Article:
The Morrison Government is providing $9 million to support research into the causes, biology and progression of cancer among children and young adults.
Cancer is the leading cause of death from disease among Australian children. In the decade to 2015, nearly 1000 Australian children under the age of 15 died from cancer.
Delays in diagnosing childhood cancers can limit treatment options, and for some cancers, there are currently no effective treatments.
Tragically, survival rates for some cancers among children have not improved in more than 25 years, and new analysis of records held by the Australian Childhood Cancer Registry shows the rates of several childhood cancers are slowly rising.
This $9 million investment from the Government’s ground-breaking Medical Research Future Fund (MRFF) will provide grant opportunities for Australia’s world-leading researchers to accelerate options to prevent, diagnose and treat cancer in children and adolescents.
The Grant Opportunity will fund projects in two streams of research:
- Cancers that occur in children aged 0-14 years.
- Cancers that occur in adolescents aged 10-19 years.
Funding of $3 million will be allocated to each of the two streams. The remaining $3 million will be earmarked to support the overall best research, irrespective of streams.
In April 2019 Minister Hunt announced the funding to Owen Finegan, CEO of The Kids' Cancer Project at a meeting held in Canberra.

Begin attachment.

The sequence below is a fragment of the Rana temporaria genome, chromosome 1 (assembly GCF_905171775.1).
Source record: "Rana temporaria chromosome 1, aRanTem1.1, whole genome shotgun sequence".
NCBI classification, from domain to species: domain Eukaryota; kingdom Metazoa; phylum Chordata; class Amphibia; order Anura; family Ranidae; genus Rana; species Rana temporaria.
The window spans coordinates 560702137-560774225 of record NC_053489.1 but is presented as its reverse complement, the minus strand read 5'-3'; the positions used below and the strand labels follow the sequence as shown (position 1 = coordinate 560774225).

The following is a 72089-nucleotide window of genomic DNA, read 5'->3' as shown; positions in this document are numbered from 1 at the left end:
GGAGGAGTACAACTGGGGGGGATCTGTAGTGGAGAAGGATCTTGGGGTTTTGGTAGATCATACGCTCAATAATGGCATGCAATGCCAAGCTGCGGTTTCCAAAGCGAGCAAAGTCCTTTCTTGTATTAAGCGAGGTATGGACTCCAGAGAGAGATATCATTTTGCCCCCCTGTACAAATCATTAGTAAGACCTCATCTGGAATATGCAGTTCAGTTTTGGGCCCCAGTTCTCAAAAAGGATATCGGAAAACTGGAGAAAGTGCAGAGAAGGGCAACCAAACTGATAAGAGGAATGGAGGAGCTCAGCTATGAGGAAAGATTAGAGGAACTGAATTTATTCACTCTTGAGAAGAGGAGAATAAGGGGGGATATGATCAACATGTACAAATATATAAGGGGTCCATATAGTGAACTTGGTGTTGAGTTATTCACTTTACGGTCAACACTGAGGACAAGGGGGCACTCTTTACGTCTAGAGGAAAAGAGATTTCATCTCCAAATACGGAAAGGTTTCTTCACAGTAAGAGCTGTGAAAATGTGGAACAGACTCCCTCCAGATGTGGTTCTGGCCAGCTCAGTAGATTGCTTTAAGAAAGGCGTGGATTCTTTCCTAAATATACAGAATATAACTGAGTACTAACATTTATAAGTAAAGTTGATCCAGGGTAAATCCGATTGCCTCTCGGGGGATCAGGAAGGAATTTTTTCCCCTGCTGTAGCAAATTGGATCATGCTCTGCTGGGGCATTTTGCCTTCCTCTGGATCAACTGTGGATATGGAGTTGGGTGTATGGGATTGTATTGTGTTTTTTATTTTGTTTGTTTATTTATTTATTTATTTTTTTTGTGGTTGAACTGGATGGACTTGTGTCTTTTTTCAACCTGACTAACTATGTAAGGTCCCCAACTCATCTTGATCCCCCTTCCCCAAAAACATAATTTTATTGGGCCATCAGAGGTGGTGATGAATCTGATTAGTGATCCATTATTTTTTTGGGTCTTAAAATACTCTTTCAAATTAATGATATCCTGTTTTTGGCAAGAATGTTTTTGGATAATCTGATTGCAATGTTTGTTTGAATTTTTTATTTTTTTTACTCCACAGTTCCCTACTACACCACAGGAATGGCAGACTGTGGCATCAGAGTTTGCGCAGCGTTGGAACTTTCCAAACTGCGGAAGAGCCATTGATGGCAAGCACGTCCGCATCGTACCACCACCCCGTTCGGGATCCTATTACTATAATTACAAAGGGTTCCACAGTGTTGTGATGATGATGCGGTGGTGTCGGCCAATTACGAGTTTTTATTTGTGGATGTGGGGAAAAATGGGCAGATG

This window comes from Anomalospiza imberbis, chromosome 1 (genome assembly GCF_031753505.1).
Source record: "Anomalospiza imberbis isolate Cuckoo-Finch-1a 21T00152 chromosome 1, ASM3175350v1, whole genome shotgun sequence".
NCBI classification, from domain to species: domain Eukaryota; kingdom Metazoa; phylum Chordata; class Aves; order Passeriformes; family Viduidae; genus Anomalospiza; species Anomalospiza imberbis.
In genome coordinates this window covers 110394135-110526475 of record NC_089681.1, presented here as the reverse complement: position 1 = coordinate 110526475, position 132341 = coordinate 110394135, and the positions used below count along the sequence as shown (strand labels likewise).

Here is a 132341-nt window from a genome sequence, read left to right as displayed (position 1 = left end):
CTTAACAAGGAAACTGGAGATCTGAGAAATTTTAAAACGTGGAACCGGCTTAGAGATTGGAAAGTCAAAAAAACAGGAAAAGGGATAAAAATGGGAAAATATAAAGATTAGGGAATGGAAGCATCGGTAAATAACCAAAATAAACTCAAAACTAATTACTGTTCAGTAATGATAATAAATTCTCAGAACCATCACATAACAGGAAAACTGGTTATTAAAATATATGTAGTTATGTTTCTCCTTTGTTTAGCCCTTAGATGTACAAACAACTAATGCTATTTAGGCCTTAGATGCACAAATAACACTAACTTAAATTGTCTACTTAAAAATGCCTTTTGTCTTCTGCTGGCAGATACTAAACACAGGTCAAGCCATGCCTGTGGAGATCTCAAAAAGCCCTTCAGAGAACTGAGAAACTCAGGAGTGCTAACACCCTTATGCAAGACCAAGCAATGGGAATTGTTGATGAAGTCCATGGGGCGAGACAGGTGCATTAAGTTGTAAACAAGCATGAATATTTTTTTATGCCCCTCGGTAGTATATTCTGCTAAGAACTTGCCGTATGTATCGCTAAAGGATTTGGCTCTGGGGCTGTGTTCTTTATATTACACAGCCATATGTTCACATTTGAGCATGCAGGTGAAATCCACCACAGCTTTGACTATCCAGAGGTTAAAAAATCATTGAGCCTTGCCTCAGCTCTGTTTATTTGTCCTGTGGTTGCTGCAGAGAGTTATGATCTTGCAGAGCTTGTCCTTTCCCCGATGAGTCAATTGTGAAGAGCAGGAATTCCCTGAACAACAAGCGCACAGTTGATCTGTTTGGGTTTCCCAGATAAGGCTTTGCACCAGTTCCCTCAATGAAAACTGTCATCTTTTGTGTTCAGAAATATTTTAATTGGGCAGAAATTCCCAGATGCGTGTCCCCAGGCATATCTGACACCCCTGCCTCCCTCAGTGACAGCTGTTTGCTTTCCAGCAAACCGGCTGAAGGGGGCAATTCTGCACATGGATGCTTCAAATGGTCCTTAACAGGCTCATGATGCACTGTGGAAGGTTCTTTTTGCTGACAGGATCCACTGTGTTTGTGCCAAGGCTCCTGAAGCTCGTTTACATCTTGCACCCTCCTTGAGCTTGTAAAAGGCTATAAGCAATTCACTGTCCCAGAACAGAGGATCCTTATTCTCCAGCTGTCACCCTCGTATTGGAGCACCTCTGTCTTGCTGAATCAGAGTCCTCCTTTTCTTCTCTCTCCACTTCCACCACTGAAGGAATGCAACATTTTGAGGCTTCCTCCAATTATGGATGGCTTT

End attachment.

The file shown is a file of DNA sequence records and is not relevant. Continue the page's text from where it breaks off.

Consultation with The Kids’ Cancer Project and Cancer Australia, has informed the scope and priorities of the 2020 Childhood Cancer Research Grant Opportunity.
Owen Finegan, The Kids’ Cancer Project CEO praised the Federal Government for its vision and said he was deeply honoured the charity has been acknowledged.
“The Government’s commitment to join with The Kids’ Cancer Project to take greater steps to eradicate childhood cancer is great news,” said Finegan. “This will have a direct impact on children and their families while simultaneously supporting the finest medical research minds and futureproofing childhood cancer research.”
“We look forward to continuing to advocate for better treatment, survival and quality of life. This announcement complements The Kids’ Cancer Project's commitment as a founding partner of the Zero Childhood Cancer program, our $2.65 million commitment to the Australian Brain Cancer Mission and our investment to survivorship programs that has recently culminated in a further $1.9 million from the MRRF being awarded into brain cancer survivorship," he said.
“Together, we will ensure adequate support of programs that will supercharge childhood cancer research, advancing the diagnosis, treatment, management, analysis, access to clinical trials and improved outcomes for all children with cancer.”
“We will also continue to execute our vision by engaging other charities, Australian business and the broader community in raising awareness and funds to bring about 100 per cent survival of all children diagnosed with cancer,” said Finegan.
The Government’s MRFF is a $20 billion endowment fund. The MRFF is a long-term investment supporting Australia’s best and brightest researchers.
Further information about the MRFF is available at www.health.gov.au/mrff.